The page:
More Mr. Cleans Coming

P&G opening up car wash/convenience store franchising to Ohio, Kentucky

Greg Lindenberg, Editor, CSP

CINCINNATI -- The Proctor & Gamble Co.'s P&G FutureWorks is expanding the Mr. Clean Performance Car Wash business to all of Ohio and Kentucky and is seeking qualified multi-unit franchisee operators, the company told the media on a conference call on Friday. The facilities also include convenience stores, but no gasoline.

P&G currently owns and directly operates two car washes, both in Cincinnati. "We opened these sites as tests, and have learned a lot about the industry and the market," Nathan Estruth, vice president of P&G FutureWorks said in an opening statement provided [image-nocss] to CSP Daily News. "We've been pleased with the results and our learning at these two sites, and are now ready to move to the next step."

The franchise fee for a Mr. Clean car wash is $35,000. P&G also receives a 6% of total revenue as a franchise fee and 7% as a marketing fee, added a report by Business First of Louisville. The average car wash with c-store will be located on a 1.2- to 2-acre site.

This is a "historic first" for P&G, said Estruth. "P&G is a company of brands, manufacturing and marketing over 300 brands globally [including Pampers, Tide, Pringles, Folgers, Charmin, Duracell and Gillette]. The expansion of the Mr. Clean Performance Car Wash businesses in Ohio and Kentucky using franchises is without parallel in the 171 year history of P&G. We believe the chance to own and operate a Mr. Clean Performance Car Wash franchise is a great opportunity."

He said along with providing employment opportunities, each facility will be an "aesthetic asset to the community." They exercise environmental responsibility and sends "zero" soaps and chemicals into streams and waterways. The Mr. Clean car washes filter and recycle approximately 70% of the water it uses, the company said.

Also, franchisees benefit from Mr. Clean brand equity—the iconic image of Mr. Clean himself, a grinning, bald, muscled genie—through partnering with an established, leading consumer goods company.

Along with beverages and snack items, the c-store offers a selection of greeting cards, stationery, books, small gift items and car-care items including a selection of Mr. Clean AutoDry Carwash products. The facility also offers wide-screen TVs for customers to watch while waiting for their vehicles.

According to a report earlier this year in The Cincinnati Enquirer, the facility includes high-pressure and soft-touch washing systems, a special tire-shine device, a process to reduce minerals in the water that produce water spots and 11 blowers generating 165 horsepower to dry the vehicle as it exits. For kids, the washes feature the Sud Soaker and Radical Rinse stations. These stations allow kids to control remote spray nozzles that shoot colored suds and high-pressure rinse water at the cars as they roll by.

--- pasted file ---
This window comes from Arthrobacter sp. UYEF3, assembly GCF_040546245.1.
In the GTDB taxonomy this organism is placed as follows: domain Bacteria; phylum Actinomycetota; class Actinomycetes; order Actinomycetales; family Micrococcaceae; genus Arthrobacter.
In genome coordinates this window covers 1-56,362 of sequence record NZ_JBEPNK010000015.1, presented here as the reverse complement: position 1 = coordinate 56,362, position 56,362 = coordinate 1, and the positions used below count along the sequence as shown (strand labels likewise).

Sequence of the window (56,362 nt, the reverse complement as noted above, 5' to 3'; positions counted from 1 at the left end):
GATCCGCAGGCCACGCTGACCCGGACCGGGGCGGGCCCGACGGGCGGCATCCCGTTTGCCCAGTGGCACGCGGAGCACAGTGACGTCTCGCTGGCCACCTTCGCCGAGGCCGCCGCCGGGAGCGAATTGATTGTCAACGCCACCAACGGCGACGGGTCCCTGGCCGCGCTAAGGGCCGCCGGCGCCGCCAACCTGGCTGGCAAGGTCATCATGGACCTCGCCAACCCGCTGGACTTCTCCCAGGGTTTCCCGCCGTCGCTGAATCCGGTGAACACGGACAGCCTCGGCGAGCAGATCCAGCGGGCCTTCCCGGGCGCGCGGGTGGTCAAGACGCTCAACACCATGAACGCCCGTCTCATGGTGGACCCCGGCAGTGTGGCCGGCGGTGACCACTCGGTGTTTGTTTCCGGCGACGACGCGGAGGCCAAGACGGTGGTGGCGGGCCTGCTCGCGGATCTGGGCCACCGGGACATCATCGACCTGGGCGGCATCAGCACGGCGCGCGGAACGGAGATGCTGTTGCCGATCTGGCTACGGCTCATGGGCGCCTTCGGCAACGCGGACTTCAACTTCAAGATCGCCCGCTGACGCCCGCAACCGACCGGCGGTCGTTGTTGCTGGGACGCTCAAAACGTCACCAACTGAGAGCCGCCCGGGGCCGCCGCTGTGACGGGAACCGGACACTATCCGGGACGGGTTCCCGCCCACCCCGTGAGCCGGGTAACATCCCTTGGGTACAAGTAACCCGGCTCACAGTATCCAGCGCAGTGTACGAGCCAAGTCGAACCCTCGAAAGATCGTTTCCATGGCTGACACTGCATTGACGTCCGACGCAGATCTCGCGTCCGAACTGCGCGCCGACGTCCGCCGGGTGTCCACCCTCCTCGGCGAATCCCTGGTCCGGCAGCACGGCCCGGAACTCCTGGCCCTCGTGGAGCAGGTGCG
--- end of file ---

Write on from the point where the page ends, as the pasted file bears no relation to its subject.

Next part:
The first $3.3 million car wash opened last June in Mason, Ohio, in Deerfield Township, employs about 50 people and offers car washes ranging in price from $8 to $24, the report said. Detailing and other options can add to that price. A second car wash opened in Evendale, Ohio, in October.Although the announcement was not something she would expect from P&G, Erin Ashley Smith, a securities analyst at Argus Research Co. in New York, said the move is probably well-calculated. "The service area isn't something they've been involved in, but they are good at identifying long-term growth opportunities," she told The Cleveland Plain Dealer.

Donn Eurich, executive director of the Midwest Carwash Association, disagreed. "It's probably a mistake, because the car wash business is different from retail," he told the newspaper. "I don't stop by a car wash or convenience store to buy soap, shampoo or shaving products."

The car wash industry is "really quite depressed" right now, with consumers so mad about high gas prices that they skip the car wash, he said.

"P&G going into the car wash business is like Bacardi going into the saloon business," Alan Weiss, president of the Summit Consulting Group Inc., East Greenwich, R.I., told the paper. The move is "a huge leap from their core competency," he said. "Why a corporate giant would fool around with this is beyond me."

In an economic climate where consumers have less discretionary income to unload, investing in nonessential services such as car washes may seem like a financial risk. Smith said that is a valid concern, but she also considers car washes to be an "affordable luxury" that consumers might be willing to buy.